Written by Leslie Taylor
APALACHICOLA — It wasn’t long ago when Apalachicola Bay oyster boats could fill the daily catch limit of 20 10-gallon buckets easily.
Today, they struggle to fill two.
“It’s bad. ... It’s really bad out there,” said Shannon Hartsfield, president of the Franklin County Seafood Workers Association. “We should be on the upper end getting better.”
At a selling point of $44 per bag, minus the cost of fuel, two bags of oysters per day is not enough, Hartsfield said. In 2012, the industry saw its lowest harvest in more than two decades.
Now the small fishing community is hopeful a $6.3 million federal grant may help restore what was lost.
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National Fisherman Live: 3/10/15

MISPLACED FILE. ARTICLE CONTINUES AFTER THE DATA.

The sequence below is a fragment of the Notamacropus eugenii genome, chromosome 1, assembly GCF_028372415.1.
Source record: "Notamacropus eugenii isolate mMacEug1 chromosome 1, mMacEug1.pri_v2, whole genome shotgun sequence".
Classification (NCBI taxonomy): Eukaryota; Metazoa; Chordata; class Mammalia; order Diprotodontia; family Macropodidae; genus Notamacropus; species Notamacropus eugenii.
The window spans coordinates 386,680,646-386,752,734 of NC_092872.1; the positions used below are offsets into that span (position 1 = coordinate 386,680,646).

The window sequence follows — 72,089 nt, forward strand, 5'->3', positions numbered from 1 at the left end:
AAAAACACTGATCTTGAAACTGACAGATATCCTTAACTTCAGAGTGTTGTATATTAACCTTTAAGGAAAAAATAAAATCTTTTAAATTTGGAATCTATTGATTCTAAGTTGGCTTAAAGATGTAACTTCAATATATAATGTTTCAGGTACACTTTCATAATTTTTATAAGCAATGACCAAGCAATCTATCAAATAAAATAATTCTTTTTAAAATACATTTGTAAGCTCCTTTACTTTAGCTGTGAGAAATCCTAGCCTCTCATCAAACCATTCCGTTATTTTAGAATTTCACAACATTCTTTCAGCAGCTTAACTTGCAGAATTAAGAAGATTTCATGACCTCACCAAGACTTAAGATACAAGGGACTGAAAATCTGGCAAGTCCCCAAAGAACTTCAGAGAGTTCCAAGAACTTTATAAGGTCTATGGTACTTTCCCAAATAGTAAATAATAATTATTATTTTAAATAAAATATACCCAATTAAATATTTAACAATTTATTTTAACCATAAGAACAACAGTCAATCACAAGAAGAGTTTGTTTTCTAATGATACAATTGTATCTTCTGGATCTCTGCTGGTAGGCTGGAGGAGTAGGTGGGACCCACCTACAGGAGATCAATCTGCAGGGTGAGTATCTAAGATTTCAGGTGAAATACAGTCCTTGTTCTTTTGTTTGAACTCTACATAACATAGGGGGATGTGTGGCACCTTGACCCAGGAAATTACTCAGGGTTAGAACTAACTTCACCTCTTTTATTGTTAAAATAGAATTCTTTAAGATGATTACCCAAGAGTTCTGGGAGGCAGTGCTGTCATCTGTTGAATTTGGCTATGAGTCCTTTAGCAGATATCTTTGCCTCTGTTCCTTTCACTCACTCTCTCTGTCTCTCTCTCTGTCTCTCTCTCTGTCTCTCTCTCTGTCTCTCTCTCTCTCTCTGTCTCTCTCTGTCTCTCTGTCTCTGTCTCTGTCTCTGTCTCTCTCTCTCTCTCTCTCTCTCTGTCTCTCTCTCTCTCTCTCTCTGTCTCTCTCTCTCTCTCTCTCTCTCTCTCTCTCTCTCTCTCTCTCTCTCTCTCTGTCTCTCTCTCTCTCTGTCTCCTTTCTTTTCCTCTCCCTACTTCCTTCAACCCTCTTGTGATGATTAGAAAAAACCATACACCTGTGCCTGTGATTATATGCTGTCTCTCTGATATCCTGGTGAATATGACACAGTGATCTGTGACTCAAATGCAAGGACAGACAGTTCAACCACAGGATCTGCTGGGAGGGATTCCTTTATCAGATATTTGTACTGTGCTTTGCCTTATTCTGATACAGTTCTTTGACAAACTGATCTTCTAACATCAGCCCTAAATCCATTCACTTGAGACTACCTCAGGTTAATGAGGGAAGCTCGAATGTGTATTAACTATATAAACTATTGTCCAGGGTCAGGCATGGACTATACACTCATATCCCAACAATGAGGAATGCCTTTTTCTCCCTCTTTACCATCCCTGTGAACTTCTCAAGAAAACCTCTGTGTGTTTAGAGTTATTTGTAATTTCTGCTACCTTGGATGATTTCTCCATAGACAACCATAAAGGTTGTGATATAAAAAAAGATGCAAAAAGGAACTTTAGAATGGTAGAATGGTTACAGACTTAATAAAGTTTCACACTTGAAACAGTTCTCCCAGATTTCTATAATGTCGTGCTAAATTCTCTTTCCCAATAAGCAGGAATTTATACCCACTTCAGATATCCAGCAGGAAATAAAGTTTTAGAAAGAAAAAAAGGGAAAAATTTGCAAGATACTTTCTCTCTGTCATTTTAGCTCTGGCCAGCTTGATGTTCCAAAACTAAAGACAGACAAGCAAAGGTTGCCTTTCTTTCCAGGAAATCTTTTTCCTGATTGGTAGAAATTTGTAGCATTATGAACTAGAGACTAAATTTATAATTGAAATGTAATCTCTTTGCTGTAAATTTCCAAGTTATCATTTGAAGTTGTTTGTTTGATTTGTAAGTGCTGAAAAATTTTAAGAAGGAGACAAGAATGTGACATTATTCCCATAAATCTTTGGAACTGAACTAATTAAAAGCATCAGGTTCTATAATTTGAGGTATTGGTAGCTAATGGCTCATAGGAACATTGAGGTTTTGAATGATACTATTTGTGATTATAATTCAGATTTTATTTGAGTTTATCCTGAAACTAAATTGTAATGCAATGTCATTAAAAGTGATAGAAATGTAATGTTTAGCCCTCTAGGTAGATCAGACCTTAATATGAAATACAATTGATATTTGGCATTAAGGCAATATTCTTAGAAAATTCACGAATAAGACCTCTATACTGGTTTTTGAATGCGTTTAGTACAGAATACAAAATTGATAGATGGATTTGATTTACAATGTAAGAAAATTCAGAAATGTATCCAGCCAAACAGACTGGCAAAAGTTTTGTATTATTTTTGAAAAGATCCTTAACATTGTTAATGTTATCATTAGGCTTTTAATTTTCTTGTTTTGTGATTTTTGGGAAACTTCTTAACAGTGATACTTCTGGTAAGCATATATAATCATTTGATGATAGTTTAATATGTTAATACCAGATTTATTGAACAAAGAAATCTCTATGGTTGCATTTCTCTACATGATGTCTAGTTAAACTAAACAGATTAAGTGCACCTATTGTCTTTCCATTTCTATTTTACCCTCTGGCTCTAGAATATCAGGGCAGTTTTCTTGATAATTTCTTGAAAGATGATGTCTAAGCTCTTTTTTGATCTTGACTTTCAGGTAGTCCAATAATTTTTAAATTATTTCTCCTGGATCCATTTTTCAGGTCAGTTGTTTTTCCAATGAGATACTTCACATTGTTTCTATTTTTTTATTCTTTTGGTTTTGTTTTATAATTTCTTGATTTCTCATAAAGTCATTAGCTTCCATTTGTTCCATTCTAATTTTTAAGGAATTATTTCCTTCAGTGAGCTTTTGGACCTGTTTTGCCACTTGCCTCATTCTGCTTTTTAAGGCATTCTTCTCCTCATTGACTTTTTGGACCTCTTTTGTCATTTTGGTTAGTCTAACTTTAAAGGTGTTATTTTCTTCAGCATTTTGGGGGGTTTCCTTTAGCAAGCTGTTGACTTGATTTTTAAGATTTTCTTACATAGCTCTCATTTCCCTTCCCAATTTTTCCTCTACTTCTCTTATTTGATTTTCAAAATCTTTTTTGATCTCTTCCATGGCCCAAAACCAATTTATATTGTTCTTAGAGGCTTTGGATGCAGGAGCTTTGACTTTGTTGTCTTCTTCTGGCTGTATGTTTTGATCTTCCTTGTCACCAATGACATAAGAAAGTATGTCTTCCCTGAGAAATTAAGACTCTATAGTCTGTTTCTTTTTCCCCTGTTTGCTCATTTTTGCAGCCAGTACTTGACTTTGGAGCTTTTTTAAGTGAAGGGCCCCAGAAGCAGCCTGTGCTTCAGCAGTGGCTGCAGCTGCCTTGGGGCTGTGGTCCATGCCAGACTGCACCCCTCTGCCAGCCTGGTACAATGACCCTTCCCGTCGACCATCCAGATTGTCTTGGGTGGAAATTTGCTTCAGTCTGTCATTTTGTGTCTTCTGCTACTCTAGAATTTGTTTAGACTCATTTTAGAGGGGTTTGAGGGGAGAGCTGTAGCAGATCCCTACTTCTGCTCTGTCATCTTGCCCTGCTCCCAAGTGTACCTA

In this episode, Online Editor Leslie Taylor talks with Mike McLouglin, vice president of Dunlop Industrial and Protective Footwear.
National Fisherman Live: 2/24/15
In this episode:
March date set for disaster aid dispersal
Oregon LNG project could disrupt fishing
NOAA tweaks gear marking requirement
N.C. launches first commercial/recreational dock
Spiny lobster traps limits not well received
Alaska Gov. Bill Walker is required by state statute to appoint someone to the Board of Fisheries by today, Tuesday, May 19. However, his efforts to fill the seat have gone unfulfilled since he took office in January. The seven-member board serves as an in-state fishery management council for fisheries in state waters.
The resignation of Walker’s director of Boards and Commissions, Karen Gillis, fanned the flames of controversy late last week.
Keith Decker, president and COO of High Liner Foods, will take over for the outgoing CEO, Harry Demone, who will assume the role as chairman of the board of directors. The Lunenburg, Nova Scotia-based seafood supplier boasts sales in excess of $310 million (American) for the first quarter of the year.Read more...